In the context of communication theory the concept of a quantity of information is defined as a function over the elements of a set S of messages. In coding these messages in some alphabet for transmission over a noise-free channel, the greatest average transmission rate is achieved if the length L i of the ith message is set equal (within the error of representation by integers) to the expected value of a random variable which has the value log k (1/p i ).k is the number of letters in the alphabet and p i is the statistical probability of the ith message, i.e. the relative frequency of its transmission.1 For simplicity in theoretical discussion one usually chooses k=2, thinking of a binary alphabet.


Unable to display preview. Download preview PDF.

Unable to display preview. Download preview PDF.


  1. 1.
    C. E. Shannon, A Mathematical Theory of Communication (Monograph B-1598, Bell Telephone Systems Technical Publications ), New York 1948.Google Scholar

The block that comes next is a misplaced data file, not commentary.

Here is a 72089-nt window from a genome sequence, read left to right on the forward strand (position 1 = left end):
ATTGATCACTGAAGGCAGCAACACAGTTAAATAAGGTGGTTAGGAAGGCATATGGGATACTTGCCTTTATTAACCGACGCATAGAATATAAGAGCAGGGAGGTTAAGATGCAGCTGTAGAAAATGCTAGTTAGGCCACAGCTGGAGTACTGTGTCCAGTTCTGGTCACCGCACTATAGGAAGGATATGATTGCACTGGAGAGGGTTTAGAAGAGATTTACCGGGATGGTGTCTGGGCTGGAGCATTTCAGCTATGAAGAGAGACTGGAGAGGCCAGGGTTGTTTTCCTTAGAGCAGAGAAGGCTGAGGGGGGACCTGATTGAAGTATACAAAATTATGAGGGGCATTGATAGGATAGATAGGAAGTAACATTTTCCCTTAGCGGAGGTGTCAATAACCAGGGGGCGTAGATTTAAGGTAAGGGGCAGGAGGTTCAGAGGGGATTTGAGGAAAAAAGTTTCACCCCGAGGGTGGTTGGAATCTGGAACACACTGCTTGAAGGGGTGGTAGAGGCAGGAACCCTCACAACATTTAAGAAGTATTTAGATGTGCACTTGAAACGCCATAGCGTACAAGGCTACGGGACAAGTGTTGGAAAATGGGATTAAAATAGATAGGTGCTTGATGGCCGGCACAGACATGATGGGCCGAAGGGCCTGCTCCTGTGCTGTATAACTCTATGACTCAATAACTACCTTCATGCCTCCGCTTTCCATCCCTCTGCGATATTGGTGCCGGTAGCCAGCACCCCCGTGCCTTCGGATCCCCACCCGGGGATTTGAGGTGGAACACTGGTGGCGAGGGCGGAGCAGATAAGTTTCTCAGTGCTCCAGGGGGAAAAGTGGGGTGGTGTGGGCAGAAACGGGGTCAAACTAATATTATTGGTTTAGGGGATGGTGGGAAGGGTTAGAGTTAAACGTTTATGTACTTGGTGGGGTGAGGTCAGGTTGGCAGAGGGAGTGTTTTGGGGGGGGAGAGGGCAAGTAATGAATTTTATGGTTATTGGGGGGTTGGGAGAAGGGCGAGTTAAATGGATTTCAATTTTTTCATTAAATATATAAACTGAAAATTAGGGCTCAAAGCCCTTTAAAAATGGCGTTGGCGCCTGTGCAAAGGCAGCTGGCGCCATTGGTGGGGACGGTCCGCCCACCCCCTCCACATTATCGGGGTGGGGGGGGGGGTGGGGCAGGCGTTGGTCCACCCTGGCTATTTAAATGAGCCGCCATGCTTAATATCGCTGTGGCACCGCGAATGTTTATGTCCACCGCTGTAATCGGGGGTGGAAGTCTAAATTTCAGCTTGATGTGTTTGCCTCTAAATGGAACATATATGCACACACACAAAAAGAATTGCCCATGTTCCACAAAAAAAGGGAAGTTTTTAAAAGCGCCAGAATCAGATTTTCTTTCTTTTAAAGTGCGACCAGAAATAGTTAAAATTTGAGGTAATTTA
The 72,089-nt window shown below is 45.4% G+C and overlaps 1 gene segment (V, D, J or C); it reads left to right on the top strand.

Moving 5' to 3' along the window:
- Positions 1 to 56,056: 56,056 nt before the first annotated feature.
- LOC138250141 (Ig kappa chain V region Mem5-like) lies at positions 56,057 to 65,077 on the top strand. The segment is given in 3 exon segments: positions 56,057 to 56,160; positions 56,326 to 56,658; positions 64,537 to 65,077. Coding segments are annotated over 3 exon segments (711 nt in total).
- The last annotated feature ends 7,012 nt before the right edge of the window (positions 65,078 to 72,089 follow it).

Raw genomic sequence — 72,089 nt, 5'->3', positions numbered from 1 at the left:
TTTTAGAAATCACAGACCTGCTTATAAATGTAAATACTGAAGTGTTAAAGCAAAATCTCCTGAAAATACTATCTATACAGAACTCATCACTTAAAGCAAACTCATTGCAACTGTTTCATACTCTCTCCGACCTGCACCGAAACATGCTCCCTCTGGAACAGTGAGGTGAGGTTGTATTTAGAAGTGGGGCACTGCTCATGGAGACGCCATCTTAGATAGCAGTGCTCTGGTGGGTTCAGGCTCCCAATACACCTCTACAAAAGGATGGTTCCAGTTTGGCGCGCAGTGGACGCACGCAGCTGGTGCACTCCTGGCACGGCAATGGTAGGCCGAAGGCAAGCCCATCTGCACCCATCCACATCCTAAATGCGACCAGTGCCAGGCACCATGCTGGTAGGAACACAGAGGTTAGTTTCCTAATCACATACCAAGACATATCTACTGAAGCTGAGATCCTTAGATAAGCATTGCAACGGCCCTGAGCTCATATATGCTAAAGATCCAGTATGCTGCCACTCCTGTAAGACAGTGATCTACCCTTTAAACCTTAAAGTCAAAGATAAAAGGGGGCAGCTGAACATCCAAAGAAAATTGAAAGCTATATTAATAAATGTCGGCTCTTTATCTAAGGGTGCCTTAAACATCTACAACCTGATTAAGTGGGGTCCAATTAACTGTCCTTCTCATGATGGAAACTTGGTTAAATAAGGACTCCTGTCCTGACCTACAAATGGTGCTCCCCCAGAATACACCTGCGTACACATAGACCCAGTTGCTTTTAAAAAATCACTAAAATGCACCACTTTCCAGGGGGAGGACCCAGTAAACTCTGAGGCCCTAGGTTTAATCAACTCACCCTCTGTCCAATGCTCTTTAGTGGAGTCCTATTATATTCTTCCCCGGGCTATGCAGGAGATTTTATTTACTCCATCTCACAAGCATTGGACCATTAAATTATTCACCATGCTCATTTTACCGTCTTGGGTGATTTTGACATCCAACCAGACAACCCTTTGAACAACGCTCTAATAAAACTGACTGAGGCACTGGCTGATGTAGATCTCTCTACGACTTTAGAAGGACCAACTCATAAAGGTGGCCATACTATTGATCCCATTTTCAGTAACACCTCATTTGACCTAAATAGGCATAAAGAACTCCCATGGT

2. 2.
    Aristotle, De Anima, 402b.Google Scholar
  3. 3.
    For a brief development, see D. Hawkins, ‘On Chance and Choice’, Reviews of Modern Physics 36 (1964) 512–516.CrossRefGoogle Scholar
  4. 4.
    Charles Hartshorne and Paul Weiss (eds.), Collected Papers of Charles Peirce, vol. II: Elements of Logic, Cambridge 1932, Ch. V.Google Scholar
  5. 5.
    See Robert Fano, ‘A Heuristic Discussion of Probabilistic Decoding’, IEEE Transactions on Information Theory, Vol. II (1964), pp. 64–74. For a general discussion of tree searching, see David Hawkins, The Language of Nature, San Francisco 1964, pp. 239–244.Google Scholar
  6. 6.
    See especially the preface, ‘On Philosophy in General’, in The Critique of Judgement.Google Scholar
  7. 7.
    Egon Brunswick, The Conceptual Framework of Psychology, Chicago 1952.Google Scholar

Copyright information

© D. Reidel Publishing Company / Dordrecht-Holland 1967

Authors and Affiliations

  • David Hawkins
    • 1
  1. 1.University of ColoradoUSA

Personalised recommendations